DEVELOPER: ASCII (port by Sega)
RELEASE DATE: 1986 (JP)
The year is 1986. Peter Gabriel’s “So” is conquering the airwaves with its blend of pop-funk and world music. “Top Gun” is teaching audiences everywhere that bromance is a thing. And I am one-year-old, unable to speak, but extremely capable of pooping my pants.
Meanwhile in Japan, Sega quietly releases the last SG-1000 cartridge ever, The Castle. As is common with games released towards the end of a system’s lifespan, The Castle does not resemble an SG-1000 game at all. Yeah, the game’s slow like other SG-1000 games (by design, sure, but still slow), and it has that same limited color palette that all SG-1000 titles have, but its large size and non-linear structure point towards the future of gaming rather than Sega’s simplistic arcade-based past.
In The Castle, you play as a prince who must rescue a princess from The Castle’s dark, cavernous walls. There are one hundred rooms to explore within the Castle and you must explore all of them. Within the rooms are keys of various colors, little trinkets that give you bonus points, and various enemies, like knights, wizards, and other castle-oriented folk. The keys are the most important thing to collect because each room has at least one locked door. Often you will have to backtrack if you don’t have the right key for the right door, but thankfully, The Castle gives you a map fairly early on. The map doesn’t tell you the locations of any keys, but it does highlight your progress and let you know where you’ve been.
The prince of The Castle is weak, in terms of attack power. If he so much as touches an enemy, he’ll die. He does, however, have an amazing jump where he levitates in the air for a couple seconds, a la’ Bomb Jack or Princess Toadstool from Super Mario Bros. 2. The prince’s jump is your key to navigating throughout the game. But you might notice that the prince – heck, every character in the game – moves like geriatrics. This is intentional on the developers’ part. The entire game is paced slowly to allow you to grow accustomed to the power of the prince’s jump and the movement patterns of the different enemies. This deliberate lack-of-speed sounds strange in concept, but it works really well in practice. And whenever you want to speed the game up (like when you’re stuck on a lift), press Button 1 to make the game move faster.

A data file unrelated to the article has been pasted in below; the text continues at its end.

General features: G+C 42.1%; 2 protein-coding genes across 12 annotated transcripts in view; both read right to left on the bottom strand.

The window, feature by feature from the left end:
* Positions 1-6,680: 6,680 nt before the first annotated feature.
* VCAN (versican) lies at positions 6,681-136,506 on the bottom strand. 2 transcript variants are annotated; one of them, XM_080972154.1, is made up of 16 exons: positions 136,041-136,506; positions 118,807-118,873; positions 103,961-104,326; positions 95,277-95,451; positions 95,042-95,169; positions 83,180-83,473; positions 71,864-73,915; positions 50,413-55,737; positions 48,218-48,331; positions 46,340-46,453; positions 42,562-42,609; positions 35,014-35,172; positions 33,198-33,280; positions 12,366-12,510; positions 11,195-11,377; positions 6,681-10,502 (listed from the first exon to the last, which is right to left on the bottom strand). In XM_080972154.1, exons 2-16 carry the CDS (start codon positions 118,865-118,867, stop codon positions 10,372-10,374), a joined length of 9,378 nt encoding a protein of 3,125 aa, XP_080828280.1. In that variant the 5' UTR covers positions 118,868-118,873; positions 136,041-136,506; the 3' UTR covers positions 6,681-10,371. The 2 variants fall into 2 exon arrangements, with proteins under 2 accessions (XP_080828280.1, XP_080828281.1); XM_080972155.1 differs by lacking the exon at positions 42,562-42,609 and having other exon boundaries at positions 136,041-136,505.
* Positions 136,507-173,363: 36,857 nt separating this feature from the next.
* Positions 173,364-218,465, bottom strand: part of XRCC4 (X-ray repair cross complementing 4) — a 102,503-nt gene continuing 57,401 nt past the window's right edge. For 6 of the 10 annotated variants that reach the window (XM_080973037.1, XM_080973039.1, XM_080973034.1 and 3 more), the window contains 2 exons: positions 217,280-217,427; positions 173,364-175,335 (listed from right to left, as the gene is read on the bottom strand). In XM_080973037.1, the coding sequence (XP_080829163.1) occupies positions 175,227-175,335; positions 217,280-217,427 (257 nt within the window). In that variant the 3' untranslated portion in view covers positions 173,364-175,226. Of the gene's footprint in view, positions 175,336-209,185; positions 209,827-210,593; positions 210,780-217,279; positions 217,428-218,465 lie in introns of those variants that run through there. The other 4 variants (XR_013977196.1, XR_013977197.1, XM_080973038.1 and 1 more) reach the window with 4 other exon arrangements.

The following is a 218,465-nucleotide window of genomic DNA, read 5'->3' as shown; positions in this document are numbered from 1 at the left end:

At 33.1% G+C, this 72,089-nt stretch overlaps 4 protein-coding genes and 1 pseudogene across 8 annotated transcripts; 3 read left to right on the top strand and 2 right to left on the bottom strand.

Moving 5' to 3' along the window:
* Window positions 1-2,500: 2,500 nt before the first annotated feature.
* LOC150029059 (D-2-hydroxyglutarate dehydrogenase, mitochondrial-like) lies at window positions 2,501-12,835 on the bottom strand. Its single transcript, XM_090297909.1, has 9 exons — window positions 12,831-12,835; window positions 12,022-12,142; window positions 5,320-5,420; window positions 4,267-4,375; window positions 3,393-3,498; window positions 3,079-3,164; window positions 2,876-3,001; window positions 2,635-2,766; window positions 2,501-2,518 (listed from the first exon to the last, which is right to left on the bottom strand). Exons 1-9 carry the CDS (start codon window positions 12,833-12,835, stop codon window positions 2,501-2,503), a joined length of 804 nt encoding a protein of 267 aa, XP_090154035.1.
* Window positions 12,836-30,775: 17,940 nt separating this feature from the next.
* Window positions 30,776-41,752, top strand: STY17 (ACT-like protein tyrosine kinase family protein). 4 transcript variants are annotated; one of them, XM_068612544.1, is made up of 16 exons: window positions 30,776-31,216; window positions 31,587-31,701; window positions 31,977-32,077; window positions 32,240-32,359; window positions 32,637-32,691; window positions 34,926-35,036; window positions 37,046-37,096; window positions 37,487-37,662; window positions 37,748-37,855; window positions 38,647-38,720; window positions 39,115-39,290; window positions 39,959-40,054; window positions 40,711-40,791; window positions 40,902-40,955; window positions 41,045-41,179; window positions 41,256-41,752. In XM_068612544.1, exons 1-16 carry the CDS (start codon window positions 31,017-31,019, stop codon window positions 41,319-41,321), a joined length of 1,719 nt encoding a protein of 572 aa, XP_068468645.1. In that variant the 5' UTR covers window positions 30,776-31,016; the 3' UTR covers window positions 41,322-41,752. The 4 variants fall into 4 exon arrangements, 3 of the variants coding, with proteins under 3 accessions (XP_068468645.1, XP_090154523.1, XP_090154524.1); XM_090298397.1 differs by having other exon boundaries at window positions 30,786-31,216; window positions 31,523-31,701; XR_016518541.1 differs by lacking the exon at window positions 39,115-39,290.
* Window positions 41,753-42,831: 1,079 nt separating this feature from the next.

If The Castle sounds at all familiar, that’s because it’s the prequel to Castlequest, the oft-derided NES game where you explore a castle, collect multi-colored keys to unlock multi-colored locked doors, and all-around get lost and feel helpless. I hated Castlequest when I first reviewed it some three years ago. The game has a looser feel that makes it difficult to discern where to go and what to do. The Castle isn’t necessarily simpler, but it does feel more streamlined and focused. In Castlequest, you don’t need to explore every room, thus you can waste keys by entering certain rooms. In The Castle, however, every room serves a purpose, even if it’s just to give you more keys.
The Castle isn’t the deepest adventure compared to other 1986 non-linear outings like Metroid and Legend of Zelda, but it’s still a fantastic game. I couldn’t stop collecting keys. So many keys! So many colors! I had to get them all, even if it meant several untimely deaths at the edge of a spike or between a moving platform and a wall or by grazing a knight as I slowly leapt over him. Amassing large quantities of keys while exploring the one-hundred rooms of the castle satisfied the obsessive-compulsive collector/explorer within my soul. The SG-1000, God bless it, probably doesn’t deserve a game this fulfilling, but Sega – proud parents that they were, I suppose – felt led to give it one anyway. The Castle is both an excellent game in its own right, and a powerful testament to what Sega could do with incredible limitations. All Sega fans should give it a shot.